However, a clinical study showed that bone turnover in the mandible and maxilla is not overly suppressed by BPs, thus oversuppression is likely not the sole causative factor for MRONJ (42). Additionally, ONJ has yet to be reported among patients with metabolic conditions of reduced bone turnover, such as hypoparathyroidism.

Infection and impaired immunity

Infection and impaired immunity may be possible contributing factors to MRONJ development. Poor oral hygiene and inflammatory dental disease have shown to be highly associated with MRONJ. Bacteria are also commonly cultured from biopsy of necrotic bone, which implicates infection as a pathological mechanism. However, there is uncertainty about whether necrosis precedes or follows infection and the role of infection as a pathological trigger has been questioned.

The oral cavity is particularly susceptible to infection and osteonecrosis because of the presence of potentially pathogenic bacteria, frequent opportunities for injury, and close proximity to bone (43). During injury, wound healing is impaired by antiresorptive-mediated local immune depression, which facilitates infection leading to necrosis (43).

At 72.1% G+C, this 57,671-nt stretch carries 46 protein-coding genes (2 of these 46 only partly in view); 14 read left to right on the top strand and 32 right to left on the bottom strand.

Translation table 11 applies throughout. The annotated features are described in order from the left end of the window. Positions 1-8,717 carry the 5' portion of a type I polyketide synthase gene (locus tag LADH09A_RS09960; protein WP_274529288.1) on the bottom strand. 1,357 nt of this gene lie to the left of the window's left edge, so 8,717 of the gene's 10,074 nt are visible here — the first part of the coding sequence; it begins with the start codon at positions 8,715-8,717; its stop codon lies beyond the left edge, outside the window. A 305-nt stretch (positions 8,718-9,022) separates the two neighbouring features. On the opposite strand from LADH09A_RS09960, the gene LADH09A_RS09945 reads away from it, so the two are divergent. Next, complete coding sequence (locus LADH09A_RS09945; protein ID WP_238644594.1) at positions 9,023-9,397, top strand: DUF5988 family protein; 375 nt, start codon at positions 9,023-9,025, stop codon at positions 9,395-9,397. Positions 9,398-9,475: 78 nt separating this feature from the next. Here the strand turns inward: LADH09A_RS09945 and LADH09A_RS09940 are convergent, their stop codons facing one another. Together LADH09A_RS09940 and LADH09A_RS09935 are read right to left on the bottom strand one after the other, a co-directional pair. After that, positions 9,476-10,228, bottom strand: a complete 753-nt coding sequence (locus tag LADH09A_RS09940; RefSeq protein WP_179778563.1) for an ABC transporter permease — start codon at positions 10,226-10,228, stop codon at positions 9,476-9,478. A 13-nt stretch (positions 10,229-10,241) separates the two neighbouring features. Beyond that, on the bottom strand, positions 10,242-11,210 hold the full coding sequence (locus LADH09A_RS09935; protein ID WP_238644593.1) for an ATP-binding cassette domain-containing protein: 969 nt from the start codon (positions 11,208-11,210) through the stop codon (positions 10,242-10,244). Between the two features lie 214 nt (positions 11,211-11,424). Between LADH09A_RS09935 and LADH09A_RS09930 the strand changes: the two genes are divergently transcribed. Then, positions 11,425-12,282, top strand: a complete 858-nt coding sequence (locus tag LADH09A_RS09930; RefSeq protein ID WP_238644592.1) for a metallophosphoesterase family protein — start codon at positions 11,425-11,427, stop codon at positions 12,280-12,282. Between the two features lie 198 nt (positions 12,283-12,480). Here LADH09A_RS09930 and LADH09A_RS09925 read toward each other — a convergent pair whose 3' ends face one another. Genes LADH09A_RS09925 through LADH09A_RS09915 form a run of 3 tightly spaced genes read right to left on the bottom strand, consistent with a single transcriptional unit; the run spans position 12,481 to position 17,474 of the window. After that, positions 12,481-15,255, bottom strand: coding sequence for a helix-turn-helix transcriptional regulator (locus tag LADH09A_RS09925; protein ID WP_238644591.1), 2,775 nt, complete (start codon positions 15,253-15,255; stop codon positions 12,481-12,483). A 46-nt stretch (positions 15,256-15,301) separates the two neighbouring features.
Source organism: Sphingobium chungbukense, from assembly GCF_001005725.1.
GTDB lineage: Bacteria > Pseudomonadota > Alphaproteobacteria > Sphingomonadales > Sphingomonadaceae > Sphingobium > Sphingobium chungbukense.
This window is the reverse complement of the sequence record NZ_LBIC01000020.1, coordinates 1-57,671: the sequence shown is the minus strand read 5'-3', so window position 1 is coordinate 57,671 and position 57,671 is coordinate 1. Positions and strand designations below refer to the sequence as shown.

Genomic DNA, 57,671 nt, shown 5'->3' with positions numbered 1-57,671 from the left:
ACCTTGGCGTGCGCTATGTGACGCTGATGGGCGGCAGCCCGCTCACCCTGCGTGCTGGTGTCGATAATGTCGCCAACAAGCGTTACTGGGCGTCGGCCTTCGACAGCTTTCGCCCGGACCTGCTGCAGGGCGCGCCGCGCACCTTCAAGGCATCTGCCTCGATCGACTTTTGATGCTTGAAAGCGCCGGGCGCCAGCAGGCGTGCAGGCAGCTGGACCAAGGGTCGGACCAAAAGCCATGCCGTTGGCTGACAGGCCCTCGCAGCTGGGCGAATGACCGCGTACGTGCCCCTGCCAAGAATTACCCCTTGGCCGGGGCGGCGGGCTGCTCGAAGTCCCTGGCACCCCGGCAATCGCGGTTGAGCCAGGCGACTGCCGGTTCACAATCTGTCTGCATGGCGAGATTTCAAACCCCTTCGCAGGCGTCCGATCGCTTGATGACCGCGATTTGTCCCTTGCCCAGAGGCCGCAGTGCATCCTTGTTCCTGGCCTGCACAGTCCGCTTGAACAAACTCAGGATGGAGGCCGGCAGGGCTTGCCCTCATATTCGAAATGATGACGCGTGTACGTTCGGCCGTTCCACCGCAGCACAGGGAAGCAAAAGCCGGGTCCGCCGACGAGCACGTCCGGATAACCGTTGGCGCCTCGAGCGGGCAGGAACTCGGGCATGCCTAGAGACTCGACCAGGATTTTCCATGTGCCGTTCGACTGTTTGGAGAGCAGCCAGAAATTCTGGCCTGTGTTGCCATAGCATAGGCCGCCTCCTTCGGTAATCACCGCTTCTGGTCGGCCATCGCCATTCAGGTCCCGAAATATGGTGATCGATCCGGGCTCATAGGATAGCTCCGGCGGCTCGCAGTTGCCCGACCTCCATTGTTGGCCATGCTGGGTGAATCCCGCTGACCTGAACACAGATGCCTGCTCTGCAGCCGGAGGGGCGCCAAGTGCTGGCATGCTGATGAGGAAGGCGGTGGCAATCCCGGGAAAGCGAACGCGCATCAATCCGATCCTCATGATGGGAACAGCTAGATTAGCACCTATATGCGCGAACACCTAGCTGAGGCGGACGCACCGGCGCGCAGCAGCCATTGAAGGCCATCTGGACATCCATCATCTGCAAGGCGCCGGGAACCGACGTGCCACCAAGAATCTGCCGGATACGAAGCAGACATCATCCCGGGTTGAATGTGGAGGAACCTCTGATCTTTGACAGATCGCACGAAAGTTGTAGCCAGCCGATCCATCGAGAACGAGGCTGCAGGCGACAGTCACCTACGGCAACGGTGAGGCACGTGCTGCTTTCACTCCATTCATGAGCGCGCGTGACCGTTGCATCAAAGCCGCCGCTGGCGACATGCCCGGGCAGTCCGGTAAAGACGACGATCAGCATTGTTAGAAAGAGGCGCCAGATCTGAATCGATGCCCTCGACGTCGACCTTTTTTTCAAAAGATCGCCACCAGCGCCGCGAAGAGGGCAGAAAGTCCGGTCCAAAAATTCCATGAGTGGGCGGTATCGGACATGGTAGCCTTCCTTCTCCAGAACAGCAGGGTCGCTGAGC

BPs have been shown to cause direct soft tissue and immune cell toxicity. In vitro studies demonstrate that BPs localize to oral epithelium to induce apoptosis and decrease proliferation, which predisposes the oral mucosa to breakdown or disrupted healing after trauma (44,45). Upon disruption of the oral mucosal barrier, bacteria invade the wound site and trigger an inflammatory response which increases bone resorption. Bone resorption is exacerbated in the presence of BPs, which inhibit bone remodelling. BPs have also been shown to alter macrophage migration and morphology, leading to local immune depression to facilitate infection (43). A clinical study has shown greater macrophage immunosuppression in MRONJ compared with osteonecrosis from other causes, which supports a link between the two (46).